Two departments, one sink: A discussion of how design impacts reprocessing outcomes

Meet Imani and David.

Both Imani and David have been managing their respective sterile processing departments. Both worked their way up from technicians into management, they attend their local chapter meetings, and periodically get together to collaborate on common issues. It’s ideal that both are also in need of decontamination renovations at the same and can collaborate. With the plan to add robotic procedures at both their facilities, some serious changes would need to be made to accommodate the new devices and their IFU.

On top of new ultrasonics and cleaning implements, Imani and David have sourced a potential sink which can meet many of their initial needs. The sink is height-adjustable, it has three basins, and includes some space for organization.

While David and Imani share many things in common, their situations are quite different. Good design is not necessarily universal. Its most basic definition is to, “plan and make decisions for a specific use or purpose”. While David and Imani’s sink choice is well-designed, it is not done so around their specific use or purpose. Their design choice may lead to both intentional and unintentional impacts.

Let’s examine how this one sink design impacts their project outcomes.

 

Height-adjustability & ergonomics

 

 

 

 

Recommendation:

Consider looking beyond height-adjustability to achieve ergonomic benefits. For example, many sink models also include organization that adjusts up and down with the sink, to keep all accessories at a user’s most ergonomic height.

Look for customizable features, like basin space and length, to fit height-adjustable units into smaller footprints. Vendors should be aware of basin requirements for instrument specialties like orthopedic and robotic.

 

Accessories & integrations

 

 

 

Recommendation:

Organization is unique to every department. David might consider if his sink choice will help him create all-in-one sink stations that can both store and organize cleaning supplies. By mapping out a potential workstation, including required electrical, water and air supplies, David could identify other elements to add to his sink.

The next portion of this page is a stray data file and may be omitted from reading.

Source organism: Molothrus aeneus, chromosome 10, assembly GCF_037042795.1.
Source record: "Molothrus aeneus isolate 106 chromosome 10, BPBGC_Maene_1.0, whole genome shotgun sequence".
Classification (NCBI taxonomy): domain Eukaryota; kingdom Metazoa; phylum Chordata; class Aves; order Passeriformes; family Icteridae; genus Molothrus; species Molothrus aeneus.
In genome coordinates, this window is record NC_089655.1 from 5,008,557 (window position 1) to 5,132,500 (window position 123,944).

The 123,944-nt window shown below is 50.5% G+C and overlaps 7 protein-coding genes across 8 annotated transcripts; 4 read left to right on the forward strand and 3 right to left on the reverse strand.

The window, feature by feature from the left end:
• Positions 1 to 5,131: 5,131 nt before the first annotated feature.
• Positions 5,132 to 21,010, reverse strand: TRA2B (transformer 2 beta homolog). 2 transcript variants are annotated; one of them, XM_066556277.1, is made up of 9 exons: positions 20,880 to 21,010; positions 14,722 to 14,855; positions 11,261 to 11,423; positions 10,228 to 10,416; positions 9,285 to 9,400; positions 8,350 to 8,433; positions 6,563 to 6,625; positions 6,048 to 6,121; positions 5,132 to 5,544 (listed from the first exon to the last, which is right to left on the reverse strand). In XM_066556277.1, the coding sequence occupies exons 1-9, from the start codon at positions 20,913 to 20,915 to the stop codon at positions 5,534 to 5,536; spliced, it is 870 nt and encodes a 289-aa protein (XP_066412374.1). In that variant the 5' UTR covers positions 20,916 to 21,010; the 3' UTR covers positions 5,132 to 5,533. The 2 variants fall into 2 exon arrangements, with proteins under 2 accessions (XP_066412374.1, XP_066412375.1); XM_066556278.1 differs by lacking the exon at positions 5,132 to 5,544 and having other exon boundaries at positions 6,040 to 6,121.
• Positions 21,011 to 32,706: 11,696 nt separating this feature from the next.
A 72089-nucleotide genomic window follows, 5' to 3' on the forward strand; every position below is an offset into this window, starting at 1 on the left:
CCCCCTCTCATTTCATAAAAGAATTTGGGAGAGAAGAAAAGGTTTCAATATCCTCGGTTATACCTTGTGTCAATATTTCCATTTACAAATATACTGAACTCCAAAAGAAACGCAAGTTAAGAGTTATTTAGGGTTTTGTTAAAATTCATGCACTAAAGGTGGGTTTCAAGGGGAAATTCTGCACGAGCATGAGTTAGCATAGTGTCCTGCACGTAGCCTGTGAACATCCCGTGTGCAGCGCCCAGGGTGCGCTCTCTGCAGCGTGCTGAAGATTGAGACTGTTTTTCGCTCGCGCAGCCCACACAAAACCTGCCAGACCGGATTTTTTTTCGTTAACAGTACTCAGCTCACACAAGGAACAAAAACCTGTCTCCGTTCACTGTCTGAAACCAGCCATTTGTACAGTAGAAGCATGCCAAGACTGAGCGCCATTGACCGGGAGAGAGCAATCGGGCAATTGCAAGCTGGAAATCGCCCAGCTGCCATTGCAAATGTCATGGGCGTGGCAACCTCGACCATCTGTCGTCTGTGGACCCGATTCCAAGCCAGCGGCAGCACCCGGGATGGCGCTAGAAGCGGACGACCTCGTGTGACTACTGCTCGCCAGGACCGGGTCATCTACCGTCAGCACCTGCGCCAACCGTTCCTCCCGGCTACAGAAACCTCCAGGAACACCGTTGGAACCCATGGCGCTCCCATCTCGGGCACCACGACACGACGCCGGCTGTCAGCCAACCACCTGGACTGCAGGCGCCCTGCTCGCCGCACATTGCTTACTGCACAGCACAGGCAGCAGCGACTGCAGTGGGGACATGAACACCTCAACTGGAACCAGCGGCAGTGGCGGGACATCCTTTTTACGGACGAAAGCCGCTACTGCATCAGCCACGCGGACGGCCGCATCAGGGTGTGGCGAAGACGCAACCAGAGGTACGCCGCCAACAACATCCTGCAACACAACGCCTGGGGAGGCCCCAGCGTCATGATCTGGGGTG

Imani may have found the right basin sink, but what about features to meet flushing requirements? Or visual inspection protocol? Sinks can be more than just triple-basin stations; the right sink vendor can integrate all the necessary tools for IFU compliance.

 

Utilities & facilities requirements

 

Recommendation:

A well-designed sink goes beyond showy features. Sinks must be connected to plumbing, plugged into walls, and fit into unique spaces. Consider a sink that can have pre-plumbing work done, like telescoping drain systems, to make plumbing installation easier and cheaper.

Some sink options also include built-in electrical outlets, adding capacity to departments with little to none.

Lighting is also critical. See if your sink choice has built-in options, or accessories which can increase visibility at the cleaning station.

 

While it’s clear David and Imani have a lot in common and can collaborate with each other, their shared sink choice may not have the right design for either of them.

For managers considering a new reprocessing sink, locating a provider who can collaborate, design and engineer a solution for their unique, current needs, and potential future plans, may be a critical piece of the puzzle.

 

Pure Processing partners with managers, project planners, architects, and reprocessing professionals to build a sink solution that works for them and their objectives. Contact us to learn more about our consultation process and our reprocessing sink solutions.

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